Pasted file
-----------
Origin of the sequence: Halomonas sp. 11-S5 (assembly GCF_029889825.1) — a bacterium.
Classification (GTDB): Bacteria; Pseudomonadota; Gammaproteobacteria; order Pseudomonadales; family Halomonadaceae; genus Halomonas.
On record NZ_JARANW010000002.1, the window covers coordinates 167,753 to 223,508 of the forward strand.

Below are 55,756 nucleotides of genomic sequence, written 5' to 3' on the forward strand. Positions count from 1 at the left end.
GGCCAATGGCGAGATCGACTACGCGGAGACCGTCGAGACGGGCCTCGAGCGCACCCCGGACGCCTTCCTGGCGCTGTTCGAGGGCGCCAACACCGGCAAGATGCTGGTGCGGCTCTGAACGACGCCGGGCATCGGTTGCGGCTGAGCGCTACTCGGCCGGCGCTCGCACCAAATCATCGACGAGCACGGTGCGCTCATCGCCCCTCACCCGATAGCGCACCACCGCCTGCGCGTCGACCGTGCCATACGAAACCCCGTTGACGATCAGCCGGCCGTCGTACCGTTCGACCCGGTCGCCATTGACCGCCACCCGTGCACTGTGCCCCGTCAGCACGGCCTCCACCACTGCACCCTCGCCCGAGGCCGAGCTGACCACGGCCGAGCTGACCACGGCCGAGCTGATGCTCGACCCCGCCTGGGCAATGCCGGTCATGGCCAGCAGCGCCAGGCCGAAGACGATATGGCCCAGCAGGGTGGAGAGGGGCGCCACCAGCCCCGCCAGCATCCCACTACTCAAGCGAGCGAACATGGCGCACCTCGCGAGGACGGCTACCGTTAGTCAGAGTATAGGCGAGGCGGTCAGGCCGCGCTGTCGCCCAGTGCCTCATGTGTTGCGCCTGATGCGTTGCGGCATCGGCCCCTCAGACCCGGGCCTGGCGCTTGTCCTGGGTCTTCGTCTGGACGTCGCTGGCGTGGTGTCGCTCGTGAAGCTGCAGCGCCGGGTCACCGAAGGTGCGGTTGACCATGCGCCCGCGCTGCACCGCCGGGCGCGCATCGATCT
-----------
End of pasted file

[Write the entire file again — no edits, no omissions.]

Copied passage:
Origin of the sequence: Halomonas sp. 11-S5 (assembly GCF_029889825.1) — a bacterium.
Classification (GTDB): Bacteria; Pseudomonadota; Gammaproteobacteria; order Pseudomonadales; family Halomonadaceae; genus Halomonas.
On record NZ_JARANW010000002.1, the window covers coordinates 167,753 to 223,508 of the forward strand.

Below are 55,756 nucleotides of genomic sequence, written 5' to 3' on the forward strand. Positions count from 1 at the left end.
GGCCAATGGCGAGATCGACTACGCGGAGACCGTCGAGACGGGCCTCGAGCGCACCCCGGACGCCTTCCTGGCGCTGTTCGAGGGCGCCAACACCGGCAAGATGCTGGTGCGGCTCTGAACGACGCCGGGCATCGGTTGCGGCTGAGCGCTACTCGGCCGGCGCTCGCACCAAATCATCGACGAGCACGGTGCGCTCATCGCCCCTCACCCGATAGCGCACCACCGCCTGCGCGTCGACCGTGCCATACGAAACCCCGTTGACGATCAGCCGGCCGTCGTACCGTTCGACCCGGTCGCCATTGACCGCCACCCGTGCACTGTGCCCCGTCAGCACGGCCTCCACCACTGCACCCTCGCCCGAGGCCGAGCTGACCACGGCCGAGCTGACCACGGCCGAGCTGATGCTCGACCCCGCCTGGGCAATGCCGGTCATGGCCAGCAGCGCCAGGCCGAAGACGATATGGCCCAGCAGGGTGGAGAGGGGCGCCACCAGCCCCGCCAGCATCCCACTACTCAAGCGAGCGAACATGGCGCACCTCGCGAGGACGGCTACCGTTAGTCAGAGTATAGGCGAGGCGGTCAGGCCGCGCTGTCGCCCAGTGCCTCATGTGTTGCGCCTGATGCGTTGCGGCATCGGCCCCTCAGACCCGGGCCTGGCGCTTGTCCTGGGTCTTCGTCTGGACGTCGCTGGCGTGGTGTCGCTCGTGAAGCTGCAGCGCCGGGTCACCGAAGGTGCGGTTGACCATGCGCCCGCGCTGCACCGCCGGGCGCGCATCGATCT